2. Non-defense domestic spending will go up, despite the Trump team’s insistence he wouldn’t let that happen.

3. Barack Obama’s cancer moonshot is generously funded.

4. Trump fought to cut the Environmental Protection Agency by a third. The final deal trims its budget by just 1 percent, with no staff cuts.

5. He didn’t defund Planned Parenthood.

6. The president got less than half as much for the military as he said was necessary.

7. Democrats say they forced Republicans to withdraw more than 160 riders.

8. To keep negotiations moving, the White House already agreed last week to continue paying Obamacare subsidies.

In essence, the Democrats got virtually everything that they wanted, and the Republicans got next to nothing.

Trump and the Republicans are promising that they will fight harder “next time”, but we have already heard that empty promise from Republicans year after year going all the way back to 2011.

Among many other conservative pundits, author Daniel Horowitz is absolutely blasting these “weak-kneed Republicans”

Now, with control of all three branches and a president who sold himself in the primaries as the antithesis of weak-kneed Republicans who don’t know the first thing about tough negotiations, we are in the exact same position. Last night, President Trump signaled that, after not even fighting on refugee resettlement and Planned Parenthood, he would cave on the final budget issue – the funding of the border fence. But fear not, he’ll resume his demand … the next time!

This degree of capitulation, with control of all three branches, is impressing even me … and I had low expectations of this president and this party. They have managed to get run over by a parked car. It’s truly breathtaking to contrast the performance of Democrats in the spring of 2009 with what Republicans have done today with all three branches. At this time in 2009, Democrats passed the bailouts, the stimulus, the first round of financial regulations, an equal pay bill, SCHIP expansion, and laid the groundwork for other, bigger proposals, such as cap and trade and Obamacare. Then they got everything they wanted in the March 2009 omnibus bill, and a number of GOP senators voted for it. We, on the other hand, are left with nothing.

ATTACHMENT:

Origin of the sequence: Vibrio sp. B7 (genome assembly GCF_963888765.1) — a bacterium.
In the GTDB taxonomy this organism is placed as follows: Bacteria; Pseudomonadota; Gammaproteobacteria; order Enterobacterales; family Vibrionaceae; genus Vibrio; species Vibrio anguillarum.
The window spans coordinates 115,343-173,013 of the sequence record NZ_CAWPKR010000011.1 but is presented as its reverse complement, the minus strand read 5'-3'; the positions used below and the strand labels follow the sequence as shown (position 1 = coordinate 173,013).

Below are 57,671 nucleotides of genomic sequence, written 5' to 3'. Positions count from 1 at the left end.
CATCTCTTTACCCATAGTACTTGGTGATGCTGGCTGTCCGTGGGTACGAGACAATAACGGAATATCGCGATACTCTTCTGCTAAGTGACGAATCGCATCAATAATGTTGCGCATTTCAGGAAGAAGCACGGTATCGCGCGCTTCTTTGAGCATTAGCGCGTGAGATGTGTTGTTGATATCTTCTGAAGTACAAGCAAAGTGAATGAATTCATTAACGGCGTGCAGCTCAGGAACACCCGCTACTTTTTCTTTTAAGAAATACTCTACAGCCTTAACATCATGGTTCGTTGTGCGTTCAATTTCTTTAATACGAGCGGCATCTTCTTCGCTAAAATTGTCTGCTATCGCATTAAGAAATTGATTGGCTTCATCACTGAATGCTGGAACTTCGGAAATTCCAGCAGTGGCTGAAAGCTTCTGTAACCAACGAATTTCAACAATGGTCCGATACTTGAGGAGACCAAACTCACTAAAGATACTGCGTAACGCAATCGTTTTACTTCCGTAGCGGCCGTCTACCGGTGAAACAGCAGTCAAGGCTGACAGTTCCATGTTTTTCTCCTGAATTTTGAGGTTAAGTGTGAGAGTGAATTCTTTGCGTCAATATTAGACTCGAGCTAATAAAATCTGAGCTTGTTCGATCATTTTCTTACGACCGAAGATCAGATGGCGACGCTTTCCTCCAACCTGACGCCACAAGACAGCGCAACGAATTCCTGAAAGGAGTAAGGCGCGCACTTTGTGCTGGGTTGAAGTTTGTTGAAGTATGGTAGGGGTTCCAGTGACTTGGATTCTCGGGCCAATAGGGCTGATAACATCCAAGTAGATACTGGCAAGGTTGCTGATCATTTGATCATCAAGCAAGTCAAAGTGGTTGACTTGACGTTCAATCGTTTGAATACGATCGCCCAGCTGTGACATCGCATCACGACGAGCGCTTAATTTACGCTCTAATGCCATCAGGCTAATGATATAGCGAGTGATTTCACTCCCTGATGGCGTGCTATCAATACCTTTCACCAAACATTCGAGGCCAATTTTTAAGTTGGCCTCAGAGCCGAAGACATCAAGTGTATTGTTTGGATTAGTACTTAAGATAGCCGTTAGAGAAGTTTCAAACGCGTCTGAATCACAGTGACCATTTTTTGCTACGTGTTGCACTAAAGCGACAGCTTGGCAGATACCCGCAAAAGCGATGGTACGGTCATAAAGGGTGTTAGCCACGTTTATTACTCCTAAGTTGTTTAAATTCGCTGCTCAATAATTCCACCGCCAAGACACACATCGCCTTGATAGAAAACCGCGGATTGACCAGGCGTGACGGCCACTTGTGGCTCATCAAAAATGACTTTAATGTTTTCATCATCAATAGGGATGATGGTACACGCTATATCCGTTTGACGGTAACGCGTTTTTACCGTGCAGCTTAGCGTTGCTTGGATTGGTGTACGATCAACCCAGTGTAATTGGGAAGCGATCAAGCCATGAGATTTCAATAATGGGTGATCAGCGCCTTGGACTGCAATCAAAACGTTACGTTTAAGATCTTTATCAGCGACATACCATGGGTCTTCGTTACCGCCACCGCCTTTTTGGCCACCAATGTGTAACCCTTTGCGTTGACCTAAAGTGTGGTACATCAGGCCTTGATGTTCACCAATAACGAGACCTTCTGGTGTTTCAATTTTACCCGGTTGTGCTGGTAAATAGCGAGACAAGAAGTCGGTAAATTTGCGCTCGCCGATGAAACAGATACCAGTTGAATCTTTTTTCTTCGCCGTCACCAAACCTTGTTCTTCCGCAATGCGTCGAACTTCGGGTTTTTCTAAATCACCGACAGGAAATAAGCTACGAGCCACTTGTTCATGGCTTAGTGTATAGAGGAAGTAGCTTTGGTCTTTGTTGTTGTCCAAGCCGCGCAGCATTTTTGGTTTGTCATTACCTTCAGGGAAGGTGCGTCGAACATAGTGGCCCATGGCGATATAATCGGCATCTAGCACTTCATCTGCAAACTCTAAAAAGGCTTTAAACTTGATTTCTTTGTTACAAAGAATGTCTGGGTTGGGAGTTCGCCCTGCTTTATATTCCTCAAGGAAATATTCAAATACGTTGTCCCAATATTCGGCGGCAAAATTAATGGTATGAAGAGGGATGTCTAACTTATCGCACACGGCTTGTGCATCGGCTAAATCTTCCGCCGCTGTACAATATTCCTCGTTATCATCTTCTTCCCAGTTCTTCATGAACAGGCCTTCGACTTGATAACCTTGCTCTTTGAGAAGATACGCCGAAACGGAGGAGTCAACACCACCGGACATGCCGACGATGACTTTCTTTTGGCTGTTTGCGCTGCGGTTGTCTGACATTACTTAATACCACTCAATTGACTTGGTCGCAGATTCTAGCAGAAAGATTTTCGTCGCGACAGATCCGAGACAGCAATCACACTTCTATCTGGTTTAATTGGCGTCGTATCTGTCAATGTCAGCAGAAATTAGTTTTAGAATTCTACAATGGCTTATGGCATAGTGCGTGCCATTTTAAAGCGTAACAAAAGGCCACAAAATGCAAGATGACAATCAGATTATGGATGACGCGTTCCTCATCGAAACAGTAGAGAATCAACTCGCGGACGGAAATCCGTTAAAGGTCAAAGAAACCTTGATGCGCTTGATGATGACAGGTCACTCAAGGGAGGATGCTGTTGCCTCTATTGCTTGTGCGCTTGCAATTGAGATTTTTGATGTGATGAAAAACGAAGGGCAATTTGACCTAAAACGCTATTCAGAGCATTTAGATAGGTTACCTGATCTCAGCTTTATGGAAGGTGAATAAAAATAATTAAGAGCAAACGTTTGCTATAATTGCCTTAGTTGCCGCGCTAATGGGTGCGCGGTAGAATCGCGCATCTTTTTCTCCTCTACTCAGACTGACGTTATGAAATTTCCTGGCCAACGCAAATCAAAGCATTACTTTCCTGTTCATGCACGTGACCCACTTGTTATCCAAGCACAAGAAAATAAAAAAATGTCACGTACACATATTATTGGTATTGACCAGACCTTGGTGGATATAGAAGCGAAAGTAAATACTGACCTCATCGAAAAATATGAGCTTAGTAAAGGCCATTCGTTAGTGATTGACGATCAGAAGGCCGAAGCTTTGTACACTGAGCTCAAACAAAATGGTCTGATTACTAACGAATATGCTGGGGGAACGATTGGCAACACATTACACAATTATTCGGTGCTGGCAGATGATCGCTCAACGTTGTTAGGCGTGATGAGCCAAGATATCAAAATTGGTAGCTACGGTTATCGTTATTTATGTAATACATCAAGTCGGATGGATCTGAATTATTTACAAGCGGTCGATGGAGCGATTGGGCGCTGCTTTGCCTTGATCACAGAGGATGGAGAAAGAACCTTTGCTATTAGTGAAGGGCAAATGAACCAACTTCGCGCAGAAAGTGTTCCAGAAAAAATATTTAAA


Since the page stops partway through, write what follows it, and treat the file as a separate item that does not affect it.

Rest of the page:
And even the mainstream media is admitting that the Democrats made out like bandits in this deal.

Just check out the following quotes

  • “Overall, the compromise resembles more of an Obama administration-era budget than a Trump one,” Bloomberg reports.
  • The Associated Press calls it “a lowest-common-denominator measure that won’t look too much different than the deal that could have been struck on Obama’s watch last year.”
  • Reuters: “While Republicans control the House, Senate and White House, Democrats scored … significant victories in the deal.”
  • The Los Angeles Times describes the agreement as “something of an embarrassment to the White House”: “Trump engineered the fiscal standoff shortly after he was elected, insisting late last year that Congress should fund the government for only a few months so he could put his stamp on federal spending as the new president.”

If Trump can’t get his priorities funded now, do you think that the Democrats will somehow become more agreeable after he has spent a year or two in the White House?

Of course not.

If there ever was going to be a border wall, it was going to happen now.

If Planned Parenthood was ever going to be defunded, it was going to happen now.  From this moment forward, the blood of every child that Planned Parenthood kills will be on the hands of every Republican that voted for this bill or that signed this bill.

The next “big battle” is going to be over a bill to repeal and replace Obamacare, but the truth is that “Trumpcare” is going to end up looking very much like Obamacare.

Instead of repealing it, the Republicans are trying to “fix” Obamacare, and that is kind of like going to the dump and trying to “fix” a big, steaming pile of garbage.

But like I explained earlier, we should not expect things to move in a positive direction in Washington D.C. until the values of those representing us change.

At this point, there are only a few dozen members of the House and a handful of members of the Senate that even give lip service to the values of our founders.

And until our values change, we are not going to send representatives to Washington that share the values of our founders.

Sadly, most Americans know very little about the history of early America.  I would encourage everyone to look into why our founders came to this country in the first place, what they believed was most important in life, and how they viewed the world.

If we ever want to “make America great again”, we need to return to those values.  Otherwise, we are just blowing a lot of hot air.